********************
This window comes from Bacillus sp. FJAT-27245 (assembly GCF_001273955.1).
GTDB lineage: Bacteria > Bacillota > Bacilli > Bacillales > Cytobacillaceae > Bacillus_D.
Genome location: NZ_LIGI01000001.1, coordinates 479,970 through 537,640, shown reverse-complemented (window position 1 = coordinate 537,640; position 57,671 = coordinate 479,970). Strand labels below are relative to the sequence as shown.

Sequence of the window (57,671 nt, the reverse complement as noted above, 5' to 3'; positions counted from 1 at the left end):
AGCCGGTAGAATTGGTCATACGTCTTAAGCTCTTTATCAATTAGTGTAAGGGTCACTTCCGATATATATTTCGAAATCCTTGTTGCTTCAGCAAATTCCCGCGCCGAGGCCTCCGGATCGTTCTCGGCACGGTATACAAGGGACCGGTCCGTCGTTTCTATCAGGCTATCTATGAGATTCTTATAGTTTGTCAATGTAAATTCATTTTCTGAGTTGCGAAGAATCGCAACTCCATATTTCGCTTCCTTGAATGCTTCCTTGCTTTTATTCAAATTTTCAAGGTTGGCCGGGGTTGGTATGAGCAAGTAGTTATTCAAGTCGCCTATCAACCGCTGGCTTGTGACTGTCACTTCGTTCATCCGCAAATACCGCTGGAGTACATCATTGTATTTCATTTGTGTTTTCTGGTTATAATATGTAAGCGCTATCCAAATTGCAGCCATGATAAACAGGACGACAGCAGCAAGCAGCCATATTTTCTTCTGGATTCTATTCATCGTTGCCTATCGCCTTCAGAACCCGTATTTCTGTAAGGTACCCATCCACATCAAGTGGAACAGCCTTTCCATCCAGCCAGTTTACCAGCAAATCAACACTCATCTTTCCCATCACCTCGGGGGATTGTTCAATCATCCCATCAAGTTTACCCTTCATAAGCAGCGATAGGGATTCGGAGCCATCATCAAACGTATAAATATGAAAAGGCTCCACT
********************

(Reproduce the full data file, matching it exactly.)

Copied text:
This window comes from Bacillus sp. FJAT-27245 (assembly GCF_001273955.1).
GTDB lineage: Bacteria > Bacillota > Bacilli > Bacillales > Cytobacillaceae > Bacillus_D.
Genome location: NZ_LIGI01000001.1, coordinates 479,970 through 537,640, shown reverse-complemented (window position 1 = coordinate 537,640; position 57,671 = coordinate 479,970). Strand labels below are relative to the sequence as shown.

Sequence of the window (57,671 nt, the reverse complement as noted above, 5' to 3'; positions counted from 1 at the left end):
AGCCGGTAGAATTGGTCATACGTCTTAAGCTCTTTATCAATTAGTGTAAGGGTCACTTCCGATATATATTTCGAAATCCTTGTTGCTTCAGCAAATTCCCGCGCCGAGGCCTCCGGATCGTTCTCGGCACGGTATACAAGGGACCGGTCCGTCGTTTCTATCAGGCTATCTATGAGATTCTTATAGTTTGTCAATGTAAATTCATTTTCTGAGTTGCGAAGAATCGCAACTCCATATTTCGCTTCCTTGAATGCTTCCTTGCTTTTATTCAAATTTTCAAGGTTGGCCGGGGTTGGTATGAGCAAGTAGTTATTCAAGTCGCCTATCAACCGCTGGCTTGTGACTGTCACTTCGTTCATCCGCAAATACCGCTGGAGTACATCATTGTATTTCATTTGTGTTTTCTGGTTATAATATGTAAGCGCTATCCAAATTGCAGCCATGATAAACAGGACGACAGCAGCAAGCAGCCATATTTTCTTCTGGATTCTATTCATCGTTGCCTATCGCCTTCAGAACCCGTATTTCTGTAAGGTACCCATCCACATCAAGTGGAACAGCCTTTCCATCCAGCCAGTTTACCAGCAAATCAACACTCATCTTTCCCATCACCTCGGGGGATTGTTCAATCATCCCATCAAGTTTACCCTTCATAAGCAGCGATAGGGATTCGGAGCCATCATCAAACGTATAAATATGAAAAGGCTCCACT